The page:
When you know what OEM means, it can kind of sound boring when it’s compared to aftermarket parts. OEM just means that a particular part is a direct fitment to a vehicle as it came off the factory line.
So, what are OEM headlights, and how do they differ from other headlights? If you’d like to find out, continue reading to see what I learned!
What Are OEM Headlights?
Before you can know what OEM headlights are, first you have to know what OEM parts mean. OEM parts stand for Original Equipment Manufacturer, which means the parts to the vehicle are the originals that came on the vehicle from the factory. Or, in easier terms to understand, the part is a direct fitment to the vehicle.
Buying OEM headlights vs aftermarket headlights can get kind of confusing, depending on why you’re looking for new headlights, so here we’ll clear up a few commonly asked questions about OEM headlights!
How Do I Tell If My Headlights Are OEM?
The best way to find out if your headlights are Original Equipment Manufacturer (OEM) headlights is by finding the part number on one of the headlights.
Pick either side, and for almost all headlights, the part number will be on the backside of the headlight.
Unfortunately, you might have to unbolt the headlight and pull it out to see the number, because it could be located in a few different-hard to-read spots.
This should be the only number you’ll find on the headlight, which should start with a P or PA, and then is followed by a set of numbers.
You can then call the dealership that services vehicles like yours, and tell them the year/name/make/model of the vehicle and repeat the part number you found.
The dealership will look the information up in the computer and be able to tell you right away if you have an OEM headlight, an aftermarket headlight, or an incorrect headlight.
Can You Put LED Bulbs in OEM Headlights?
This will depend on if your OEM headlights, which means the headlights that came originally on the vehicle, had LED bulbs in them.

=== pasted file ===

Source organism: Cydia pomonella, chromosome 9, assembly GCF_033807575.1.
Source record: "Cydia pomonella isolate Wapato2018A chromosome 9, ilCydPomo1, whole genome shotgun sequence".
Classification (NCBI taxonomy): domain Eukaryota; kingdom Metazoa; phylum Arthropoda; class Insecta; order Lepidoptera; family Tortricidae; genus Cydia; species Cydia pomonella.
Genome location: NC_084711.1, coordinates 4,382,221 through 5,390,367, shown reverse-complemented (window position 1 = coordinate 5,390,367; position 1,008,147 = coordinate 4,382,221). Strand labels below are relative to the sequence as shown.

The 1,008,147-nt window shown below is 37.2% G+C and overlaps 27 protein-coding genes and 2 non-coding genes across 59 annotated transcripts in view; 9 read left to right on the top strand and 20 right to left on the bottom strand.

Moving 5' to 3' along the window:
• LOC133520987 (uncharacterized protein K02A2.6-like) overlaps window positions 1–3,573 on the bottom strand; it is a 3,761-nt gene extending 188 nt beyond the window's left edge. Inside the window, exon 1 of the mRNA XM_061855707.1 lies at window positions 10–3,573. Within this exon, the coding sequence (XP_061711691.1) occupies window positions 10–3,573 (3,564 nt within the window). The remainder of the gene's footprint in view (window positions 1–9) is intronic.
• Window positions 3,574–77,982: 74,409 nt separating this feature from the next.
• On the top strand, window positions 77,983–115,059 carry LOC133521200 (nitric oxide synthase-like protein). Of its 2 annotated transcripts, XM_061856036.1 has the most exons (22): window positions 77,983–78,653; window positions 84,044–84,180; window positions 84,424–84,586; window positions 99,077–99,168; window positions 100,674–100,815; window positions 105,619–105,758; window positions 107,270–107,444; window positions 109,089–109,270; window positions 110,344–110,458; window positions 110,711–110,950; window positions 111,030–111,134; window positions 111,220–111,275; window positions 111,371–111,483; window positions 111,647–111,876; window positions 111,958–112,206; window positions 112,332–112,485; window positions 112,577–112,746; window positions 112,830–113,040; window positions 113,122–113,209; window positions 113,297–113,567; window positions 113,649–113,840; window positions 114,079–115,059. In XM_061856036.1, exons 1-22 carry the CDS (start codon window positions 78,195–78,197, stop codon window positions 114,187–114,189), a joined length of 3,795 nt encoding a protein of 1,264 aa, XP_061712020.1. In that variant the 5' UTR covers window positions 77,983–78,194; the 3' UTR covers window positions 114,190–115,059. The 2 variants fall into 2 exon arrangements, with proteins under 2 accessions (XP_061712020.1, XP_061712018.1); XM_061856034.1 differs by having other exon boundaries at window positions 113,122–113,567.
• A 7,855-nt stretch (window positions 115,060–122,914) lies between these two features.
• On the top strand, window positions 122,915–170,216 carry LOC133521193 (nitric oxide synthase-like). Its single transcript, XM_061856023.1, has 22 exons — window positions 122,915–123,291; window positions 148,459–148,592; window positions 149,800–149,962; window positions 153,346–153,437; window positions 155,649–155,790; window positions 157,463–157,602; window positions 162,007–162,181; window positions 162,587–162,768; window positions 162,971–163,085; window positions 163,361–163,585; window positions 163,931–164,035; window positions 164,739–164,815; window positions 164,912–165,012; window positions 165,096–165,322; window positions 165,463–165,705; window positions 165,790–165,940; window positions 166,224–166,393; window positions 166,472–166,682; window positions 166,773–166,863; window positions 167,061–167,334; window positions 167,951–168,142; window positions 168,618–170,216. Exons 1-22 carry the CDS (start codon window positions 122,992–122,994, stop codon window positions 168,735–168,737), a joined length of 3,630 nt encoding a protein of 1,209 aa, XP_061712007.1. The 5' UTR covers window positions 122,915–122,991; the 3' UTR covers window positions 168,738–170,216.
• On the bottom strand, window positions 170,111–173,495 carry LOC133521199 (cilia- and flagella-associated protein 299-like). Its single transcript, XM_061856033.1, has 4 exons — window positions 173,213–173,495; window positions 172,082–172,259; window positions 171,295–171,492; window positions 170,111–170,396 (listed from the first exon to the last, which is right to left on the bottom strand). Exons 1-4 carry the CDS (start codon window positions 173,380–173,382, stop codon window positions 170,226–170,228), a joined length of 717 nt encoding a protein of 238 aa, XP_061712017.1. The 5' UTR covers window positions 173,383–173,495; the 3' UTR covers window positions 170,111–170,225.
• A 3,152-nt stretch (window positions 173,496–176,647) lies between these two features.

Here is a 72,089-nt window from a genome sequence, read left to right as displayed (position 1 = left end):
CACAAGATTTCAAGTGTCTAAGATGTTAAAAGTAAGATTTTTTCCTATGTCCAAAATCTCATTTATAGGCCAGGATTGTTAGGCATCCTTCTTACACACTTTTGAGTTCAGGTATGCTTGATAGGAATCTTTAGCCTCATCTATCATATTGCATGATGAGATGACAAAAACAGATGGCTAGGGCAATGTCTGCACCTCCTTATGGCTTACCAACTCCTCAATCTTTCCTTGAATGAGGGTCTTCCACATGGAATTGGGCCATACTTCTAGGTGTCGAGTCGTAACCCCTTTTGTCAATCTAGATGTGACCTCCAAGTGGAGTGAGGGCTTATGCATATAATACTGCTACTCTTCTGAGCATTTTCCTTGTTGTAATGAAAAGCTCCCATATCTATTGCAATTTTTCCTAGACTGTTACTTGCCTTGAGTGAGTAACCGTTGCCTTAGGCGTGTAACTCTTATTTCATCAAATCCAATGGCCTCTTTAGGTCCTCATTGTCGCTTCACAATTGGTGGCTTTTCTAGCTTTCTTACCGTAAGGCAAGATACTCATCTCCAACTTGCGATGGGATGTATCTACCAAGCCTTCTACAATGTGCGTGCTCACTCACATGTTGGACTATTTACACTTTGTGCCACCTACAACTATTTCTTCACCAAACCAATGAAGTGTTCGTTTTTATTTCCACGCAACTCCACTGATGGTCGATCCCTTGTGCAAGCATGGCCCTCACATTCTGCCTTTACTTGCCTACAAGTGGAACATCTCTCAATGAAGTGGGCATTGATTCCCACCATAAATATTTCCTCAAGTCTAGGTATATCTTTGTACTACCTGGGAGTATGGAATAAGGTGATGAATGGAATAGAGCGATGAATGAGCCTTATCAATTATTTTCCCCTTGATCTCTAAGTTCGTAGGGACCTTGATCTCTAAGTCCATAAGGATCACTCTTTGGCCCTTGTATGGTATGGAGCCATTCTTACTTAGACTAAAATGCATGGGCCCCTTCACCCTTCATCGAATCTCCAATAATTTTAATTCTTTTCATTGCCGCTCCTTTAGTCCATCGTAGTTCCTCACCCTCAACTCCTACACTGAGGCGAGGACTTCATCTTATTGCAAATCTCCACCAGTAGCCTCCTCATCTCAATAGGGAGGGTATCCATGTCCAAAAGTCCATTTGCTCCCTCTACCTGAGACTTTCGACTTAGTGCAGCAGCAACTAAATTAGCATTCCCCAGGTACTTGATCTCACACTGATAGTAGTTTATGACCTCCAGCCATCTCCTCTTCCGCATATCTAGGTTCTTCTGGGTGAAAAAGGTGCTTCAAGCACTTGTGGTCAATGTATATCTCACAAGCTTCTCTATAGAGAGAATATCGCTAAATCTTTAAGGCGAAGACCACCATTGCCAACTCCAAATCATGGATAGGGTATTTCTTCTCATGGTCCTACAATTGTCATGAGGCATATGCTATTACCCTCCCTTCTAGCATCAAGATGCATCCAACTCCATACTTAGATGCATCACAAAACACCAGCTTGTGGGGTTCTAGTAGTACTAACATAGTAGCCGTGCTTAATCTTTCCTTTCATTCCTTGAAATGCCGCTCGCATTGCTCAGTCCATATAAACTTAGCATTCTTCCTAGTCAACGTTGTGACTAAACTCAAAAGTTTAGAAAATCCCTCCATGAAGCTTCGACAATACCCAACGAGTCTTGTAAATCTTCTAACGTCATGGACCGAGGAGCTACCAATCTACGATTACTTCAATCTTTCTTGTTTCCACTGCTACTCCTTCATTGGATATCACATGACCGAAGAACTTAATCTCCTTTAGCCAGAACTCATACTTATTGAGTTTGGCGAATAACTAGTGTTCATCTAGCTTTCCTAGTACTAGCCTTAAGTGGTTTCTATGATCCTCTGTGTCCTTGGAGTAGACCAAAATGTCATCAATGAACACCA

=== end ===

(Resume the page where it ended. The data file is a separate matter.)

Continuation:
If they did, then LED headlight bulbs will fit.
If your car wasn’t originally fitted for LED headlights, you will probably have to do some converting to a LED headlight setup.
What Is an OEM Bulb?
An OEM bulb would be the exact same kind of bulb your vehicle would have left the factory with.
Other types of bulbs might fit into your OEM headlight setup, and they might not.
If you’re not looking to upgrade or downgrade your headlight setup, then get the exact OEM replacement bulb that your vehicle comes with.
these bulbs might fit, but they could cause you problems.
What Does OEM Mean in Sales?
When you tell a parts guy at the store, dealership, etc., you want to buy an OEM part for your vehicle, they will ask the year/make/model of the vehicle and part you need.
Afterward, they can get you the OEM part that will be the direct fit for your vehicle.
Even better, when you ask for an OEM part, 9 times out of ten they will have one in stock, or will be able to get you one at least by the next day.
If you are looking for an aftermarket part, sometimes it could take days to have one ordered and delivered.
What Does OEM Equivalent Mean?
Sometimes, a part might not be made from the factory any longer, making it hard to find OEM parts for certain vehicles, especially older vehicles.
Therefore, aftermarket companies will pick up the slack, and make parts that are OEM equivalent.
This would mean that, by most accounts, the part you get may not be OEM certified by the factory.
However, if you get it from a certified aftermarket dealer, the part you purchase will bolt right up as if it was an OEM part.
Which Is Better – OEM or Aftermarket?
OEM is always better if you’re looking for a part (i.e a headlight or headlight bulb) to match up to your vehicle perfectly.
If you are looking for an upgrade on a certain part of your car, then aftermarket is the only way to go.
No OEM parts for your car would be considered an upgrade.
However, if for some reason a certain part for your car just simply isn’t being made anymore, then you might have to go OEM aftermarket equivalent to get a part that is an exact match.
Note that there are some cases where private owners will sell OEM parts.
However, chances are that this is because the company knows the manufacturer has stopped making the part, and will sell it to you with a price markup.
If your vehicle is quite new, then finding a direct match for a part for your vehicle should not be hard if you go with Original Equipment Manufacturer (OEM). These parts would be the same that were used at the factory to build your vehicle.
However, if your vehicle is a few model years behind, you might end up finding it hard to find the correct OEM parts for your vehicle, and have to go with an aftermarket compromise.